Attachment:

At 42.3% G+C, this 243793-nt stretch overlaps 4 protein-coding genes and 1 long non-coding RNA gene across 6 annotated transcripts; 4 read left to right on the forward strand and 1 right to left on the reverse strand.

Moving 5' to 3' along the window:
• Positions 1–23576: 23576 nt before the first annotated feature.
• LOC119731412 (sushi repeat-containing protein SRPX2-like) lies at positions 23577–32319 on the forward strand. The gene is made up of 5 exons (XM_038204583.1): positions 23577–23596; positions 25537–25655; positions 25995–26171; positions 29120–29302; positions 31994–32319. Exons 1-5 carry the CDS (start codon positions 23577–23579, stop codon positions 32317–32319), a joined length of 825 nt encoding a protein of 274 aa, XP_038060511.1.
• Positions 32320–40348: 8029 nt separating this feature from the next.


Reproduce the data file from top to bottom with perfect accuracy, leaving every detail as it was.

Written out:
At 42.3% G+C, this 243793-nt stretch overlaps 4 protein-coding genes and 1 long non-coding RNA gene across 6 annotated transcripts; 4 read left to right on the forward strand and 1 right to left on the reverse strand.

Moving 5' to 3' along the window:
• Positions 1–23576: 23576 nt before the first annotated feature.
• LOC119731412 (sushi repeat-containing protein SRPX2-like) lies at positions 23577–32319 on the forward strand. The gene is made up of 5 exons (XM_038204583.1): positions 23577–23596; positions 25537–25655; positions 25995–26171; positions 29120–29302; positions 31994–32319. Exons 1-5 carry the CDS (start codon positions 23577–23579, stop codon positions 32317–32319), a joined length of 825 nt encoding a protein of 274 aa, XP_038060511.1.
• Positions 32320–40348: 8029 nt separating this feature from the next.